Wednesday, December 16, 2009

Choose life

In Deuteronomy 30:19, God says we can choose life or death but advises that we choose life.  There is the famous Hebrew toast "L'Chaim!" to life and its riches.  However, if we are better off choosing life, I wonder why the Almighty gave us a choice.  Why not just set us on the path of life with no chance of deviating or going astray?

I know that the subject of god is related to infinities and the limits of our understanding, not to mention memory, patience, emotionality/arousal, and many other aspects of being human.  Still I wonder why we might be designed so that we are capable of going astray.

The subject of human perfectibility is a difficult one that stretches way back in philosophy.  If we tamper with our DNA and our medical procedures, aren't we fooling with nature?  Do we have the right to do that?  Do we really have the power to do that successfully without making our lives worse?  Is it arrogance to try to improve our lives?  Is such an attempt trepassing where we have no business going?  Personally, I don't think trying to be better is messing with God's plan but I can see that humans do make poor and even nasty and despicable choices at times.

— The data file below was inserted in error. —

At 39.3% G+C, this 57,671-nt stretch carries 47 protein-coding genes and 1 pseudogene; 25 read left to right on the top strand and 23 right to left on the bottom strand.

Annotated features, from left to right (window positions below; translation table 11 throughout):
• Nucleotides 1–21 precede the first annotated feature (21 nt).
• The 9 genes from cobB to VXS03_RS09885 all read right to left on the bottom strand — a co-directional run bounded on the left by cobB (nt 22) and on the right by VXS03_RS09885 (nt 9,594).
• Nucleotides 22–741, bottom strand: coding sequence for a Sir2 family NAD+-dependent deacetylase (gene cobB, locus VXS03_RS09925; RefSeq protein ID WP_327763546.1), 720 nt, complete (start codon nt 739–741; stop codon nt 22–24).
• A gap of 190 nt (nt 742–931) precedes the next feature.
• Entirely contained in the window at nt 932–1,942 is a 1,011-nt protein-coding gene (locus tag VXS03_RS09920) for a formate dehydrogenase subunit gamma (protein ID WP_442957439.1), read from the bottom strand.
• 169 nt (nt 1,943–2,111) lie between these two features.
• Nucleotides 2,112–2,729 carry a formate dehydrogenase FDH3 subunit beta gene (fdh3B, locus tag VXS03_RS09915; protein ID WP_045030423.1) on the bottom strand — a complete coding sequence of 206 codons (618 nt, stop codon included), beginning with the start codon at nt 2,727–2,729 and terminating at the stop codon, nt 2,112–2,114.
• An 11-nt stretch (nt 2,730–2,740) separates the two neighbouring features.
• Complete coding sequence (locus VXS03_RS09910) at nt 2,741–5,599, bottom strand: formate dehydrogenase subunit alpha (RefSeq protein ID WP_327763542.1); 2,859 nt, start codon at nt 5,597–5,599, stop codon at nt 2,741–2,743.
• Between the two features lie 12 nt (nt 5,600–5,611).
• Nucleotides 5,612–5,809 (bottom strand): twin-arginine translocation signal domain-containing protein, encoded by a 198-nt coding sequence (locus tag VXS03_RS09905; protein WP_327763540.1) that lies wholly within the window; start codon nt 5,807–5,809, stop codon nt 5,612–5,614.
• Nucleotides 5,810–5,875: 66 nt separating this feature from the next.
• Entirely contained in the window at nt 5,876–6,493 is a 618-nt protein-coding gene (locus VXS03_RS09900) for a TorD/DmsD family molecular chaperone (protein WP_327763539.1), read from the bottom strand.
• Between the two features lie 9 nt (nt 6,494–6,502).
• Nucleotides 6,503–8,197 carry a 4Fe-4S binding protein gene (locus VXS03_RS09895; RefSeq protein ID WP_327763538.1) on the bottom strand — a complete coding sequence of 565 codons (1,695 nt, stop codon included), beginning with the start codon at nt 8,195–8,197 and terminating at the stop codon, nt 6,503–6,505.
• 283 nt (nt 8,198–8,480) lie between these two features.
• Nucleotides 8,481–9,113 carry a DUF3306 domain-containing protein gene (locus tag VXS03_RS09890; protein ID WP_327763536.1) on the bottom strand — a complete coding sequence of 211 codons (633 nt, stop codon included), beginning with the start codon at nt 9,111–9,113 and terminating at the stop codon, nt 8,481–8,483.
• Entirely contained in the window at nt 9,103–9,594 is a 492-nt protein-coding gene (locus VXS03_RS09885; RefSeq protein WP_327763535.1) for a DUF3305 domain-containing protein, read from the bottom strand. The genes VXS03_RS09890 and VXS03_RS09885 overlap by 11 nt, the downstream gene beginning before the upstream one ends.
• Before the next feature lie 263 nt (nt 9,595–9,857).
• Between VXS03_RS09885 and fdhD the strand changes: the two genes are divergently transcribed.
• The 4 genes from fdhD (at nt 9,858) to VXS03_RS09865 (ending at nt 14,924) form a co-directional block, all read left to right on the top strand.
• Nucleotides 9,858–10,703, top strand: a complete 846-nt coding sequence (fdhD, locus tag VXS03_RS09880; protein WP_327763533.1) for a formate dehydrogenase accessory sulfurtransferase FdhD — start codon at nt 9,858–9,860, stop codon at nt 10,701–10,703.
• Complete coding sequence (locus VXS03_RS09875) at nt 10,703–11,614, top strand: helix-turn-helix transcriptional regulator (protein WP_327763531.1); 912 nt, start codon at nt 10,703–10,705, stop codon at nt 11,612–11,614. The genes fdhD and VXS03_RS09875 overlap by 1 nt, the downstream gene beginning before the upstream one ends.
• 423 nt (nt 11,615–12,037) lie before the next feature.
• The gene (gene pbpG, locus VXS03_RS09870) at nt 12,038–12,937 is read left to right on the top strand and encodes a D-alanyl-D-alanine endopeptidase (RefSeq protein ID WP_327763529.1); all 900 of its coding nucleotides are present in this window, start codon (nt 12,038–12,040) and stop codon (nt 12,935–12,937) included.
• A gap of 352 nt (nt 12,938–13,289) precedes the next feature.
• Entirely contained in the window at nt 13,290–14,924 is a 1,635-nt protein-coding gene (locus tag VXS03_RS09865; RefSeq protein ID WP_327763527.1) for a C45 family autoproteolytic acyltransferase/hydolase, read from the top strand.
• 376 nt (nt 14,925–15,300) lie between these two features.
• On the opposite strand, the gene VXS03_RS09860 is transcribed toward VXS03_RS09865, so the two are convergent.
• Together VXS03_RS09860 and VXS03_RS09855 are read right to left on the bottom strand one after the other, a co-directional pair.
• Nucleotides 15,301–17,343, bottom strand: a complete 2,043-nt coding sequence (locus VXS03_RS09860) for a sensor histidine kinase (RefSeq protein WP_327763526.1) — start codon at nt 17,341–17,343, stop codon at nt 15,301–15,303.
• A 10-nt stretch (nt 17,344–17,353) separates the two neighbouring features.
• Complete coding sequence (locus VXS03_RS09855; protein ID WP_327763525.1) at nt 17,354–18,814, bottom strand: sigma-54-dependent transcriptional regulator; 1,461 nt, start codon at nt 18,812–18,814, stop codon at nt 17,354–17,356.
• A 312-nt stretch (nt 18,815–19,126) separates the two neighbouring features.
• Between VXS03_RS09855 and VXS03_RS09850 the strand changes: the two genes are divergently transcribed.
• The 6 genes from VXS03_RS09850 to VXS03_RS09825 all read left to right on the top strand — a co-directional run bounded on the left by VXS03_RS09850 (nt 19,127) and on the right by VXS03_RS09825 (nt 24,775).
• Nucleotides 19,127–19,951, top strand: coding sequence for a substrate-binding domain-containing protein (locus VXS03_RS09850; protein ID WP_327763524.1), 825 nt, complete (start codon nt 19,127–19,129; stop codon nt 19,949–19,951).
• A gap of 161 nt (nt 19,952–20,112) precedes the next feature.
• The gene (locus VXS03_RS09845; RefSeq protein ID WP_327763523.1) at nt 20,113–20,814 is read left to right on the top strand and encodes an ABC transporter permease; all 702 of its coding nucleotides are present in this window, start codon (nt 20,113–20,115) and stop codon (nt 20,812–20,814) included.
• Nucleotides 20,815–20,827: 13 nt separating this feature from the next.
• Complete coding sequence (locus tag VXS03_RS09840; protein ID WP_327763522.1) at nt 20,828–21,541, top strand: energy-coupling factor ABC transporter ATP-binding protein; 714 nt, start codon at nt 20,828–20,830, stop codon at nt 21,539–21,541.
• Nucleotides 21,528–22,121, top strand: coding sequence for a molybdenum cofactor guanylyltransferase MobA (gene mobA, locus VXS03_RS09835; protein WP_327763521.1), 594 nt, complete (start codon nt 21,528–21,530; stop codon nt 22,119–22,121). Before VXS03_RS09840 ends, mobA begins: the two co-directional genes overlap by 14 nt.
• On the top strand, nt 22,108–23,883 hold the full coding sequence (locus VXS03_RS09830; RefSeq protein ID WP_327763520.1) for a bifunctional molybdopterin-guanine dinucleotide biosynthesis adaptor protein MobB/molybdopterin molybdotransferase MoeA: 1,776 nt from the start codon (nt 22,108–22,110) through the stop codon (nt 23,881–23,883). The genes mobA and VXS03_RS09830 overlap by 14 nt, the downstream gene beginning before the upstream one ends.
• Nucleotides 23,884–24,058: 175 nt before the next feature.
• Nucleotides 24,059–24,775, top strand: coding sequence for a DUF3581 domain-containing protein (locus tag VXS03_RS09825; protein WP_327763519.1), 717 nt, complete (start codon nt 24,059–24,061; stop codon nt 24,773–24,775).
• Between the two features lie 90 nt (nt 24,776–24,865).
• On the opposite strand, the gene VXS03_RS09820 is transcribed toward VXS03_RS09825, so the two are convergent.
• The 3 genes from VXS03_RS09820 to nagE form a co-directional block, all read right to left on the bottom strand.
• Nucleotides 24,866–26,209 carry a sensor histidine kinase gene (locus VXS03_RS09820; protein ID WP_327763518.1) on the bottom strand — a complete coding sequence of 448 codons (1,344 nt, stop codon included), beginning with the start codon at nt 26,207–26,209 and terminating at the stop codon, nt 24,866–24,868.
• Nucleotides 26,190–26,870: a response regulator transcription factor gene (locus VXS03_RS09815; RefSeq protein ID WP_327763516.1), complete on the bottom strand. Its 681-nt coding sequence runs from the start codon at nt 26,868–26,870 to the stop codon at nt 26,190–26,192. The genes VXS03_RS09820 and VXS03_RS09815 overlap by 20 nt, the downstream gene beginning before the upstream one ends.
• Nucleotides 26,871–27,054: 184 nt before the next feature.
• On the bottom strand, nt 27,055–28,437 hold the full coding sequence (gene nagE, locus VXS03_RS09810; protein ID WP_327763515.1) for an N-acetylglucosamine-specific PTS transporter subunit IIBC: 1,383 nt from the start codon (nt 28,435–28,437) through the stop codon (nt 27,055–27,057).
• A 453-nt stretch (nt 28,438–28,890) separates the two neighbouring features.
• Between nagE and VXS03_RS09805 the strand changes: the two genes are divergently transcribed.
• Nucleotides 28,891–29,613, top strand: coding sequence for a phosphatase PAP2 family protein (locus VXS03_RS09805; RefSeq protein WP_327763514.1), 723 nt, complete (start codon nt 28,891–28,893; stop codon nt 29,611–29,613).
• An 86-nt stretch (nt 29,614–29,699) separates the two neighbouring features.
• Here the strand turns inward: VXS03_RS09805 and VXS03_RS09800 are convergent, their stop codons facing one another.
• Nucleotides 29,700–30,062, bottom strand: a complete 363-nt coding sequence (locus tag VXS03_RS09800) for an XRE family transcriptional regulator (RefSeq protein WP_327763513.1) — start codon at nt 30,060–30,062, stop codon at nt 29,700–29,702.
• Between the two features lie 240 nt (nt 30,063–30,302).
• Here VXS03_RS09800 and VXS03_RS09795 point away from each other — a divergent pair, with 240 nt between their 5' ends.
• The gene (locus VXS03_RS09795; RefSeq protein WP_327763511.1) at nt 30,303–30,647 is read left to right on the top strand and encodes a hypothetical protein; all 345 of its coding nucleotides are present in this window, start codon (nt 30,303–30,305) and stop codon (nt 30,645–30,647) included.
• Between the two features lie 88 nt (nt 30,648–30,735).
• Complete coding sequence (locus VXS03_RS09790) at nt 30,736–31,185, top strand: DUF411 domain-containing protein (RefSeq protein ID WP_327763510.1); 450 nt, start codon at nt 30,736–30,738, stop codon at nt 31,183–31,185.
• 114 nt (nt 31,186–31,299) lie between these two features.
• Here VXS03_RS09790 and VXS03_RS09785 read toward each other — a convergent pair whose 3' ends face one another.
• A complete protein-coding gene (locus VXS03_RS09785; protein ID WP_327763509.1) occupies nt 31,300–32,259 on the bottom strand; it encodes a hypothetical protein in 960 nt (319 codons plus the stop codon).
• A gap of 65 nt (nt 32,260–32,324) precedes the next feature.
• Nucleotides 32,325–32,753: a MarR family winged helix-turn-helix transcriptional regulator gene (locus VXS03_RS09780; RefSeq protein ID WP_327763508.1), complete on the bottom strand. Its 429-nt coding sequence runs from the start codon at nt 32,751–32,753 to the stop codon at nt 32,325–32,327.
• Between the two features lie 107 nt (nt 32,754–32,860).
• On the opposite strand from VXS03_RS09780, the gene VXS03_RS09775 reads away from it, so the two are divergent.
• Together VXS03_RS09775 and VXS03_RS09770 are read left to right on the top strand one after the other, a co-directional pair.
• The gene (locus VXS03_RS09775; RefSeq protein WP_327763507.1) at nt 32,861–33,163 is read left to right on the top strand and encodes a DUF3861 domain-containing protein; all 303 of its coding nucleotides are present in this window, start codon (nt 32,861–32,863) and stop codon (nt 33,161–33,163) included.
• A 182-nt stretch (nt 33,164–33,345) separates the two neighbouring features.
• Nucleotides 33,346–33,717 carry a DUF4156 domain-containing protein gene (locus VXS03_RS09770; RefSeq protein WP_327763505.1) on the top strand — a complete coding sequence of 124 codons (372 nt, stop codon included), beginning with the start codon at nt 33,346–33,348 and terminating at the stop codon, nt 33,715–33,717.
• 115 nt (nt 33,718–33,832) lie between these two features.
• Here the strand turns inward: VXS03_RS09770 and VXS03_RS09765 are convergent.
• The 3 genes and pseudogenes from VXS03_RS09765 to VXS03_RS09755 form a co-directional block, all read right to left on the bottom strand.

The author Dorothy Sayers wrote some mystery stories, including those features the hero Lord Peter Wimsey.  At one point in her life, she felt she had some insight into what being God must be like.  She thought her experience creating characters and shaping their lives must be a little like being the Creator.  She wrote "The Mind of the Maker" about her ideas.

There are times with our great grandchildren that remind me of the offer God made.  We can choose what we want but he recommends choosing life.  Similarly, we can offer a child American cheese or brie.  We might recommend the brie as the better choice in the long run and we might hope that the child's palate and maturity will lead to better things, not worse ones.  Maybe we need an ability to make a choice throughout our lives and that ability is fundamental to being able to live.  Still, we can make better choices and worse ones.

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